What are you reading?

[1] Then I can debate whether I should vote for that category if I haven’t read one of the books.

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Books: Results Not Typical, Before I Fall

Results Not Typical, Catherine Ryan Howard

I found this by accident, after someone linked to one of her posts about publishing. It’s a self-published book that could have benefitted in places from a professional editor, but was still a fun read.

It’s a corporate satire that spoofs every diet plan company out there, veering from hilarious to completely over the top on the way. She has five free chapters on her website.

Before I Fall, Lauren Oliver

This was on my want-to-read list for ages, and I finally got to it on Friday, reading through it in one evening. It’s a Groundhog Day story. Sam dies in a car accident and relives the last day of her life several times, trying to figure out what she can do differently to make things turn out better.

Sam and her friends are the popular girls at their high school, which is a generic school that actually has popular kids who know who the unpopular kids are. (Maybe it’s because my high school was huge, but there were so many different cliques it was impossible to say who was the “most popular”.) At times it’s hard to sympathize with Sam because she doesn’t always see anything wrong with the bullying her gang perpetrates. Though she does eventually try to do better, mainly because she thinks that will let her stop repeating her last day.

I loved the book, spent the last section in tears, and then sat around after I’d finished it starting to think “but that doesn’t actually make any sense…” At which point I decided I’d better stop thinking about it because that wasn’t the point. It was still fantastic.

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The Wizard Hunters by Martha Wells and Bewitched, Blooded, and Bewildered by Robyn Bachar

The Wizard Hunters is the first book in Wells’ The Fall of Ile-Rien, Ile-Rien being the country she’s set several novels in. I was first introduced to her through short stories in Black Gate, and as it turns out, these stories involved two of the characters from The Wizard Hunters. It made the mentions of their backstory less mysterious, but that didn’t harm the book. The world of Ile-Rien is engaging (I’m a sucker for magic-as-a-science), the Gardier are a creepy enemy, and the whole thing feels almost hopeless (as you might guess given the title of the series) but…it’s clearly not all over yet.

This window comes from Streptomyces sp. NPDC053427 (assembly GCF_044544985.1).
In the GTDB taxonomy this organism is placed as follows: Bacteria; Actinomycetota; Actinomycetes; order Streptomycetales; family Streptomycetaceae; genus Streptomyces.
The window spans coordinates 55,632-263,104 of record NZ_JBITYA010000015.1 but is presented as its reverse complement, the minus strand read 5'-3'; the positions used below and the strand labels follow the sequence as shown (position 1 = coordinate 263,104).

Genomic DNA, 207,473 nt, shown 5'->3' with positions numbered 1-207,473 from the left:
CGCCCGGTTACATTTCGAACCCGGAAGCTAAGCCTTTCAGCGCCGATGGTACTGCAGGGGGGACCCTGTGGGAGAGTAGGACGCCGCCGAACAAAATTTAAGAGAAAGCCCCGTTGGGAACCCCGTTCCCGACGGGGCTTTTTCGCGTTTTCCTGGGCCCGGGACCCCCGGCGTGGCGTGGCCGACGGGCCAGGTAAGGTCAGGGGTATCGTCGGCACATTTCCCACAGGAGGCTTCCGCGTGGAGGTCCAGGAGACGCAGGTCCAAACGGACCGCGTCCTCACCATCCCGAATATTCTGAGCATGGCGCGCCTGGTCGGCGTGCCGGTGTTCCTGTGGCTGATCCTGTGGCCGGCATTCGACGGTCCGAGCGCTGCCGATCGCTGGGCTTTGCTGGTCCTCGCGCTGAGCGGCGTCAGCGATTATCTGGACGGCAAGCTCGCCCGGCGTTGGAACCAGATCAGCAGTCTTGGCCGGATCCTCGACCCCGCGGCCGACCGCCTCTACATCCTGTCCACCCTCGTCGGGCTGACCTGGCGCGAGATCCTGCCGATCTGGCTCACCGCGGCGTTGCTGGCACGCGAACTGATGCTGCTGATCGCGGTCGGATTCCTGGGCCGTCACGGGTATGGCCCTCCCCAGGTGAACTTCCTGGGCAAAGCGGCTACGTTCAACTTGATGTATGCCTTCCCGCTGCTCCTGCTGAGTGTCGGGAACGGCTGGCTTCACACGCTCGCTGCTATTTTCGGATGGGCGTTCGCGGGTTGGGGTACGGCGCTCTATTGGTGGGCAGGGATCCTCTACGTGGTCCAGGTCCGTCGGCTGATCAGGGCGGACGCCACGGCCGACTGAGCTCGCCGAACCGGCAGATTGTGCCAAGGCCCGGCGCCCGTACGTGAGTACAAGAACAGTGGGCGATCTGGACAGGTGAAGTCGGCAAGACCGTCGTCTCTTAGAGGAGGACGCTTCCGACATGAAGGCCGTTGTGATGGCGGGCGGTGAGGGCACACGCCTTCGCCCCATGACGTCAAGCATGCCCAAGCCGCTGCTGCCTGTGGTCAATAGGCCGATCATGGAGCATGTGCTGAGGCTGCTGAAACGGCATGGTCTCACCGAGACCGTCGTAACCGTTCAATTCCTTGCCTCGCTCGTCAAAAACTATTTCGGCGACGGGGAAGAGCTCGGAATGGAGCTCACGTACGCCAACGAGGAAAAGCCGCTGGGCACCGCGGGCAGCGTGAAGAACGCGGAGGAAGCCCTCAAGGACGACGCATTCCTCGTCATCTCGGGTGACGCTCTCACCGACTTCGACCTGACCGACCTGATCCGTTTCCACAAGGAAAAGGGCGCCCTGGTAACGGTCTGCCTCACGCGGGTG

Of her other novels, I’ve only read The Death of the Necromancer, and I mean to remedy that soon. (So many books, so little time.)

I tore through Robyn Bachar’s second Cat book, Bewitched, Blooded, and Bewildered in an evening–it helped that I’d read a big chunk in our crit group already. So I’m not entirely objective. But it has a trip to hell, the all-Harrison psychic radio, and dragons fighting helicopters, what more do you want?

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Books read

The Magicians, Lev Grossman – Kind of a cross between Narnia and Harry Potter with older characters. I’d like to read the Fillory books (which his universe has instead of Narnia). They sound like the kind of books I’d have loved before I got tired of the whole kids going to another world thing.

Unveiled, Courtney Milan – A historical romance, even though I don’t read romance. My friend Diana made it sound good, and it was. Though I had to ignore some of the common romance tropes that drive me nuts. I might read the sequel, as it focuses on one of the secondary characters from this book who I liked a lot.

And a bunch of other things that I may or may not comment on someday.